Walker on his first birthday

They also got a medical breakthrough as they were able to meet with Dr. Michael Hollick out of Boston University.

"Dr. Hollick reviewed our case and said we were good candidates to be evaluated for Ehlers-Danlos syndrome. We got approval to take the twins up to Boston. It was myself, my husband, my mom and my dad. We went, and my mom and I were diagnosed with Ehlers-Danlos and the twins were both said to have it as well, acquiring it from me and my mom," she shares.

The diagnosis was "an affirmation" for the twin mom, who knew there had to be an underlying reason for her sons' injuries.

"To hear from another highly qualified expert that this indeed was not abuse, that this was that my children had a genetic disorder, that they had Ehlers-Danlos, was a relief," Alicia says, noting she was also "concerned that they were being neglected in ways, because people weren’t looking at the medical diagnosis."

"They were looking at somebody else when really it's underlying medical issues that are not being addressed. To have Dr. Hollick actually address it, validate it and write up a report, I was extremely relieved."

Alicia sought solutions and support for the twins as they awaited development in either case. The couple also prioritized enjoying the time they could with the boys and while doing so, they leaned on each other and their community for support.

"Our families and our community have come out and been extremely supported. It's been an outpouring, especially from Parents Behind the Pinwheels and Fractured Families. Those communities were so supportive as I shared our story."

Parents Behind the Pinwheels helps families like the Jacksons go public with their stories in hopes of raising awareness and making change. Fractured Families helps to raise awareness, support and advocate for families falsely accused.

"As I got to know people, I realized there were so many other people that wanted to help. Our community came together in an outpouring of support. We have connected with several churches. So many people have really come together, and it's been nothing short of amazing to have the support that we've had."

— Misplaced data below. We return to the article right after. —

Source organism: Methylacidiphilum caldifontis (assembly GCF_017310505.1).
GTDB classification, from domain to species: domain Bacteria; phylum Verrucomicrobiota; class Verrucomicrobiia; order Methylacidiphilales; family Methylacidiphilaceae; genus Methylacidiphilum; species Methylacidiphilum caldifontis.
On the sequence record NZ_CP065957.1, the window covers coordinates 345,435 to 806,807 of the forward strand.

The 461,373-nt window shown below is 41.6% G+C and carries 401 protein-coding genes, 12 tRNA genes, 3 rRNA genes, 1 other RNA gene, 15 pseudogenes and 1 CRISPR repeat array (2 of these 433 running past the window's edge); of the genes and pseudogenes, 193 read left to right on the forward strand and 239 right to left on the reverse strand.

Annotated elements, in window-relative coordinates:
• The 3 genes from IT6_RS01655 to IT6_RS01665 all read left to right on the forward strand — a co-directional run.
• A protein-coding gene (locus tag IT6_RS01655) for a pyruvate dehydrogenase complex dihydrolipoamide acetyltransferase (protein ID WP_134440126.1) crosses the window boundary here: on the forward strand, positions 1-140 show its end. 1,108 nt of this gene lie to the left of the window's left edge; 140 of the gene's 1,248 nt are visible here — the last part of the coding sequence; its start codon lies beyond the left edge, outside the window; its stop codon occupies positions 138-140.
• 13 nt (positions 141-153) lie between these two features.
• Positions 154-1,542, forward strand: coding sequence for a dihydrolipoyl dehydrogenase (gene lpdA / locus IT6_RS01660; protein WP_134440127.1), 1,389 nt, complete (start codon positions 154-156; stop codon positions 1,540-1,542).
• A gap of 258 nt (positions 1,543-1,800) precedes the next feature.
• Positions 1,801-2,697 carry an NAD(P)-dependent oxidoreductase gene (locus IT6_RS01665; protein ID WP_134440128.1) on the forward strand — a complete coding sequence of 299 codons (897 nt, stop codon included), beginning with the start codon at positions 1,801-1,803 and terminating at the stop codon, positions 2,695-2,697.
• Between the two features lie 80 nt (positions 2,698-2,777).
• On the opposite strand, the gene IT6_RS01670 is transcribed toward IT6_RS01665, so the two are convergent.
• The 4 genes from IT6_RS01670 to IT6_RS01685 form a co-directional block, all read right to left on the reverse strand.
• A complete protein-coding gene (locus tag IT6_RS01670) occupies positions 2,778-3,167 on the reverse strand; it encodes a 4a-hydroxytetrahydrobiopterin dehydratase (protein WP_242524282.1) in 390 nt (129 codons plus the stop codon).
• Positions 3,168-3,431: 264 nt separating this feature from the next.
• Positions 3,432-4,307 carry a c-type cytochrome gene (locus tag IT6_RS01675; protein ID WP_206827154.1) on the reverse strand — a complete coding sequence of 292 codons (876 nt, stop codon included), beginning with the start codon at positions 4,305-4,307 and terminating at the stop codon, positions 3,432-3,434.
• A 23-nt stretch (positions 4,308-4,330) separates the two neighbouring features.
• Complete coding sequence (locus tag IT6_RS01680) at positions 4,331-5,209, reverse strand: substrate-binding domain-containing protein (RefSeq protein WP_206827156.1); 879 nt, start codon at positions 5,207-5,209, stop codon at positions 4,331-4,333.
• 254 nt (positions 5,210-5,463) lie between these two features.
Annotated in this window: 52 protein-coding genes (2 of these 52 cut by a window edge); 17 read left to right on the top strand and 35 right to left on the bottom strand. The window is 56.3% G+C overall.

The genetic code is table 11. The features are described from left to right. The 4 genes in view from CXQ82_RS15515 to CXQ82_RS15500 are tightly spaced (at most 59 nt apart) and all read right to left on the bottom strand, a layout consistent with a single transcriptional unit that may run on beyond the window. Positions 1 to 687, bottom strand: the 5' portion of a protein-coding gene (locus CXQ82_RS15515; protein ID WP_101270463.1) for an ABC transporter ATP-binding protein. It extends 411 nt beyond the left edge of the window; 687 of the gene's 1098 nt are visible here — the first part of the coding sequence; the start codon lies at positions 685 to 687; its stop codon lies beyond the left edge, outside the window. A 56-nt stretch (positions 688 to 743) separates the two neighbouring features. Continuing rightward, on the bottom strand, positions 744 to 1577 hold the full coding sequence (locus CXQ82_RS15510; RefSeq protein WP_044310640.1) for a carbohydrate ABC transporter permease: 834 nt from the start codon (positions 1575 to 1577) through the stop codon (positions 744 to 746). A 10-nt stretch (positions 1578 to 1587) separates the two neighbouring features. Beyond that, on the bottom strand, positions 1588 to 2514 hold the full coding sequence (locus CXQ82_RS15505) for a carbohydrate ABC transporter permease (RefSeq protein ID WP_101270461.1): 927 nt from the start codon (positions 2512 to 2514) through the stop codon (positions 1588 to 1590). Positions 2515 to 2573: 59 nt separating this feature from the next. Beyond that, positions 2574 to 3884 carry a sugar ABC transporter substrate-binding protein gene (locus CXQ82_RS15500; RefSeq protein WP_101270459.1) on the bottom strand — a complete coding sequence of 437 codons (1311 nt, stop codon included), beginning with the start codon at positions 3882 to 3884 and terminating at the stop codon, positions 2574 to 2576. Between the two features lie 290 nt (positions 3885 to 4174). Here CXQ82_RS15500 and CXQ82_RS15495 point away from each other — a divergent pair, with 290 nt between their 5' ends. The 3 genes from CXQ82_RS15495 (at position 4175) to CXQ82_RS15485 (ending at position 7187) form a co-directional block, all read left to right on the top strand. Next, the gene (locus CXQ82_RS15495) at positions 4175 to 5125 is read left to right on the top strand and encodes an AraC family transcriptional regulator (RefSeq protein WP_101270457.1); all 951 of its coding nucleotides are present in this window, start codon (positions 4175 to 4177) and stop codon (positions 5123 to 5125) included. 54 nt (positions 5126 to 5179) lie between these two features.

In April 2023, Alicia found out she was pregnant with a baby girl. While she was "really excited" about becoming a mom of three, Alicia admits, "I was so scared because of what happened to the boys. But I'm also very faith-based, and for this to happen after what we went through to have my kids was a miracle."

"As weird of a situation as it has been for us to raise my boys with them being at my parents and us having to parent them this way, I can tell you, we are grateful that we have had the ability to do it at all," she says, acknowledging how many families have limited visitation in foster care. "We're very grateful and very blessed that we've been able to do it this way."

As they waited for the birth of their baby girl, the family had concerns. They worried about how, if at all, CPS would intervene, as well as how Ehlers-Danlos might impact her birth.

"I had to make sure that I got tested for all my levels, things that aren't normally tested for routinely. It was challenging, but it was beautiful, too, because when you're going through something like this, you have to take it moment by moment and really appreciate every second you have with your children."

<p>Courtesy of Matthew and Alicia Jackson</p> Wyatt on his first birthday

Courtesy of Matthew and Alicia Jackson

Wyatt on his first birthday

Matt and Alicia's daughter, Everly, was born on Dec. 26, 2023.

"When she was born, it was amazing. It was perfect. It was everything I hoped for, even being in the back of my mind having a little bit of anxiety, not quite knowing if CPS was going to show up at my door. They were very aware, and we told them that we were having this baby. So when they didn't come up to the hospital, when they didn't show up at our door initially, we were relieved. We thought, 'Everything's fine and they knew that we're not these terrible abusers.' "

A week after Everly's birth, the pair took Everly to the hospital to check on a heart defect. Following the visit, DCF showed up at the family home to do a wellness check. The DCF representative called her supervisor to deliver her assessment, but came back with heartbreaking news.

"She comes back inside after speaking with her supervisor and says, ‘We need to take custody of your daughter,' " Alicia recalls, leading her to "break down."

"The Connecticut attorney we hired in case we'd need her for our daughter said it was very possible that the Connecticut DCS might try to file what's called a predictive neglect. It's because we have an open case in another state with our children that hasn't been resolved. We called her and she said it would be taken care of."

<p>Courtesy of Matthew and Alicia Jackson</p> Matthew Jackson holds twin sons Wyatt and Walker as Alicia holds daughter Everly

Courtesy of Matthew and Alicia Jackson

Matthew Jackson holds twin sons Wyatt and Walker as Alicia holds daughter Everly

Alicia and Matt were able to have Alicia's parents take Everly, who got to stay with her brothers while matters were resolved.

"Three days passed without a judge signing an order that would keep my daughter in their custody. They get 72 hours to sign, but it didn't happen, so my daughter had to immediately be returned home," she explains.

Next, the family had a court date to discuss matters pertaining to the newborn. After presenting the medical evidence they had, Connecticut DCS decided that they were willing to allow for protective supervision. Alicia explains, "The judge agreed to allow Everly to continue staying home, as she should be, with them checking in."